The Cove inspired Sea Shepherd’s action in Taiji; Whale Wars back in December?

Oscar-winning documentary The Cove, which followed former Flipper trainer Ric O’Barry’s efforts to expose dolphin slaughter, inspired Sea Shepherd’s actions in Japan to shift from trying to release captured dolphins to simply document what’s happening, including live streaming from the cove.

Meanwhile, as to the group’s most famous effort–stopping Japanese whaling in the Antarctic, which is documented on the Animal Planet series Whale Wars, Watson recently said that the series will return in December. It has been complicated and delayed by a Ninth Circuit court injunction ruling that Sea Shepherd U.S.A. and Watson–as a U.S. citizen–must stay 500 yards from Japanese ships. As he explains here, that doesn’t apply to the ships, which are registered in other countries, and the campaign continued because, he says, Sea Shepherd U.S.A. “withdrew completely from the campaign, and I resigned as the president of Sea Shepherd U.S.A., and I also resigned as the executive director.”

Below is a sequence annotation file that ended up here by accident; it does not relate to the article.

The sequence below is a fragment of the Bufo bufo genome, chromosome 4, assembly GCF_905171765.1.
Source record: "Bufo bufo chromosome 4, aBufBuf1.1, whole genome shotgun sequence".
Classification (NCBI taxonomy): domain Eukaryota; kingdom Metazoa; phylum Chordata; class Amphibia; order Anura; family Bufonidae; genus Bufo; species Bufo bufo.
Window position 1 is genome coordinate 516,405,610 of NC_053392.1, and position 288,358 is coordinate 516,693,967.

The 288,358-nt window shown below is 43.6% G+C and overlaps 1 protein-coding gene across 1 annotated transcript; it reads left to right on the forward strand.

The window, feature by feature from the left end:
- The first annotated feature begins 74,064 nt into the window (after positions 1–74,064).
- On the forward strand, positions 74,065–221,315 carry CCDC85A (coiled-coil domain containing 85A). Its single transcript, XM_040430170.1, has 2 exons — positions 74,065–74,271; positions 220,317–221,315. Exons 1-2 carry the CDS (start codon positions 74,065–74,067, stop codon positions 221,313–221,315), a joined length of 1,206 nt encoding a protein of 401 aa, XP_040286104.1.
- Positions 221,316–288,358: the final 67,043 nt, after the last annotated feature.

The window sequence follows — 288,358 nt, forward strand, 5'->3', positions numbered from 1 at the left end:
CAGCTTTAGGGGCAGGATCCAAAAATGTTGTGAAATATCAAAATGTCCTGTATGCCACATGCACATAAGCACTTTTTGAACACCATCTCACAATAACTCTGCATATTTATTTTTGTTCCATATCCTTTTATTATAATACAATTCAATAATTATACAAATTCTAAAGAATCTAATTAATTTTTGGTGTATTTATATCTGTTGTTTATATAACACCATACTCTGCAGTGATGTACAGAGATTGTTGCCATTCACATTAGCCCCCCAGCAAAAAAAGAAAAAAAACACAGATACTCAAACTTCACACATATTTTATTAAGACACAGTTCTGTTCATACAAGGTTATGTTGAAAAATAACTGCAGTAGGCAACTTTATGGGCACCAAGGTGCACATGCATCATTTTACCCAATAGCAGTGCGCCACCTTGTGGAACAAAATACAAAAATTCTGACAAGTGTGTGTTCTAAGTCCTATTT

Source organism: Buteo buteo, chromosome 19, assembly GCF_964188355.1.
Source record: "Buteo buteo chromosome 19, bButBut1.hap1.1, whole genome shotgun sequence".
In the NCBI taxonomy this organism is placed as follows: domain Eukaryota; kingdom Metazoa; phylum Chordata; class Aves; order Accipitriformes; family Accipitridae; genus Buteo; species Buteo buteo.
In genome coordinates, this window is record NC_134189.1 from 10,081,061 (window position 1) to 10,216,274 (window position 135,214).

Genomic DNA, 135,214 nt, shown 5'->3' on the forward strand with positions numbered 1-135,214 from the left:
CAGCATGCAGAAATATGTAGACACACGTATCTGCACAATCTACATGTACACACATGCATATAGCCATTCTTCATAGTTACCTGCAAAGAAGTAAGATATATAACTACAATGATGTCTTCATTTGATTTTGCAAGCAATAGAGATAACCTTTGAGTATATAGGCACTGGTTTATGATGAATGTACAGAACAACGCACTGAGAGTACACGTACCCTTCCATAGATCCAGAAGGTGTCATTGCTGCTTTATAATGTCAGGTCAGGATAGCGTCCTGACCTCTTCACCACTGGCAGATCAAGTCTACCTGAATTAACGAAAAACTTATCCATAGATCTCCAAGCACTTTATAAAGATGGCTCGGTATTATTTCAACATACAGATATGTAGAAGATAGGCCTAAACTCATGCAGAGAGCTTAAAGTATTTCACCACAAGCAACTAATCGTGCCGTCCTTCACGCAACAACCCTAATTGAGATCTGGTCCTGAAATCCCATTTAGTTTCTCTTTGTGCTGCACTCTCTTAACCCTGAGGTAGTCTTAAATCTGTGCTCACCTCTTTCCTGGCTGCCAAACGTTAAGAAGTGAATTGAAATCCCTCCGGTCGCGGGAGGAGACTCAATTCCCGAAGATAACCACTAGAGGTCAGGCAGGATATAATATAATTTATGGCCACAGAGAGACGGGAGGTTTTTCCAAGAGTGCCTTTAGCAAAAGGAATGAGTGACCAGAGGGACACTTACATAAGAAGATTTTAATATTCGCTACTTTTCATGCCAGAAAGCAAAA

Meanwhile, the six-month season for capturing and killing dolphins in Taiji started Sept. 1, and Paul Watson wrote on Friday that The Cove inspired their strategy. Perhaps this is self-serving rhetoric, but it is interesting nevertheless:

“With great reluctance we decided to refrain from further dolphin releases and do it Ric’s way. And we believe that it is a strategy that can work but it will not work overnight. That is why we have called it Operation Infinite Patience.

So following the success of The Cove, Sea Shepherd returned to Taiji to carry on the strategy pioneered by Ric. To monitor and document within the restricted boundaries of Japanese law.

But we added something that had not been done before and that was to have a team on the ground in Taiji, day in and day out, continuously watching and documenting every movement of the killers.”

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about the writer

Andy Dehnart is a journalist who has covered reality television for more than 15 years and created reality blurred in 2000. A member of the Television Critics Association, his writing and criticism about television, culture, and media has appeared on NPR and in Playboy, Buzzfeed, and many other publications. Andy, 36, also directs the journalism program at Stetson University in Florida, where he teaches creative nonfiction and journalism. He has an M.F.A. in nonfiction writing and literature from Bennington College. More about reality blurred and Andy.